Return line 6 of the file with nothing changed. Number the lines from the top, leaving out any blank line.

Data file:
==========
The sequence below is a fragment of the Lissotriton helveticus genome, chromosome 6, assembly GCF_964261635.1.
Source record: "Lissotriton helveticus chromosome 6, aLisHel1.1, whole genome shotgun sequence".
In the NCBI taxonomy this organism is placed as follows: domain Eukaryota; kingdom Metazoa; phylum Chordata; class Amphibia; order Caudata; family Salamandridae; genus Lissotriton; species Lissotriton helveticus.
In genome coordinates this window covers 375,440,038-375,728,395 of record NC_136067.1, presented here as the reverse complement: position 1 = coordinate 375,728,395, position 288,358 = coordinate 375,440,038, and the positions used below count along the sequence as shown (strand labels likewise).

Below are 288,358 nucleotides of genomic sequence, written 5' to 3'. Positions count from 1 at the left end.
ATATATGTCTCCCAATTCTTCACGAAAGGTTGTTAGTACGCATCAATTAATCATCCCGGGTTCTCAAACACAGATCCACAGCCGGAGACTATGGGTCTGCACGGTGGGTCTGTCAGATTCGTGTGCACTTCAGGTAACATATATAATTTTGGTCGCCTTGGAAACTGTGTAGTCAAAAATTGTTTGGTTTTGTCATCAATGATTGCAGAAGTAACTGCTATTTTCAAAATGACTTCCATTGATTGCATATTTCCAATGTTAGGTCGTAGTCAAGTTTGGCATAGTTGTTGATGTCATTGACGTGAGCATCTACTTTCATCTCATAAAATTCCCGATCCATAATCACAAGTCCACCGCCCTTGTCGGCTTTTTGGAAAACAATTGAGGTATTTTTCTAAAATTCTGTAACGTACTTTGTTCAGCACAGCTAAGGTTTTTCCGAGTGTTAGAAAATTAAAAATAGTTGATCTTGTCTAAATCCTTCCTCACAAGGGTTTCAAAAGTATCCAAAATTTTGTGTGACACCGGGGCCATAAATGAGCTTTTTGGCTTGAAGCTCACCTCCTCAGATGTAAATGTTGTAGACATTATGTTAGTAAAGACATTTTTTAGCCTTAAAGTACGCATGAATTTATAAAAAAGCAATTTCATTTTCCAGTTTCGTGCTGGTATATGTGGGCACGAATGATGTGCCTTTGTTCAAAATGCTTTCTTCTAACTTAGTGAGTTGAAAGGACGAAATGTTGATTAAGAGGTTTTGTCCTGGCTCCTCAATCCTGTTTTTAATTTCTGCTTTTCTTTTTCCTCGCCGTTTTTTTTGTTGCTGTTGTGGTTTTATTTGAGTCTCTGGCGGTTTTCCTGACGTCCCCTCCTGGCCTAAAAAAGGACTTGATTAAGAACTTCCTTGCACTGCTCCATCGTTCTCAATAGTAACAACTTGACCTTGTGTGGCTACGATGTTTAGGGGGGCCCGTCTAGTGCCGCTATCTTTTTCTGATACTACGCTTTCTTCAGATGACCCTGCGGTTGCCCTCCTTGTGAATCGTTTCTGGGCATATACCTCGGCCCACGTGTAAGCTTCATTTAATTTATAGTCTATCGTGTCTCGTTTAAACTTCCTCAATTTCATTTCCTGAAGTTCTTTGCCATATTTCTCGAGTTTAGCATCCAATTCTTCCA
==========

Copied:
ATATATGTCTCCCAATTCTTCACGAAAGGTTGTTAGTACGCATCAATTAATCATCCCGGGTTCTCAAACACAGATCCACAGCCGGAGACTATGGGTCTGCACGGTGGGTCTGTCAGATTCGTGTGCACTTCAGGTAACATATATAATTTTGGTCGCCTTGGAAACTGTGTAGTCAAAAATTGTTTGGTTTTGTCATCAATGATTGCAGAAGTAACTGCTATTTTCAAAATGACTTCCATTGATTGCATATTTCCAATGTTAGGTCGTAGTCAAGTTTGGCATAGTTGTTGATGTCATTGACGTGAGCATCTACTTTCATCTCATAAAATTCCCGATCCATAATCACAAGTCCACCGCCCTTGTCGGCTTTTTGGAAAACAATTGAGGTATTTTTCTAAAATTCTGTAACGTACTTTGTTCAGCACAGCTAAGGTTTTTCCGAGTGTTAGAAAATTAAAAATAGTTGATCTTGTCTAAATCCTTCCTCACAAGGGTTTCAAAAGTATCCAAAATTTTGTGTGACACCGGGGCCATAAATGAGCTTTTTGGCTTGAAGCTCACCTCCTCAGATGTAAATGTTGTAGACATTATGTTAGTAAAGACATTTTTTAGCCTTAAAGTACGCATGAATTTATAAAAAAGCAATTTCATTTTCCAGTTTCGTGCTGGTATATGTGGGCACGAATGATGTGCCTTTGTTCAAAATGCTTTCTTCTAACTTAGTGAGTTGAAAGGACGAAATGTTGATTAAGAGGTTTTGTCCTGGCTCCTCAATCCTGTTTTTAATTTCTGCTTTTCTTTTTCCTCGCCGTTTTTTTTGTTGCTGTTGTGGTTTTATTTGAGTCTCTGGCGGTTTTCCTGACGTCCCCTCCTGGCCTAAAAAAGGACTTGATTAAGAACTTCCTTGCACTGCTCCATCGTTCTCAATAGTAACAACTTGACCTTGTGTGGCTACGATGTTTAGGGGGGCCCGTCTAGTGCCGCTATCTTTTTCTGATACTACGCTTTCTTCAGATGACCCTGCGGTTGCCCTCCTTGTGAATCGTTTCTGGGCATATACCTCGGCCCACGTGTAAGCTTCATTTAATTTATAGTCTATCGTGTCTCGTTTAAACTTCCTCAATTTCATTTCCTGAAGTTCTTTGCCATATTTCTCGAGTTTAGCATCCAATTCTTCCA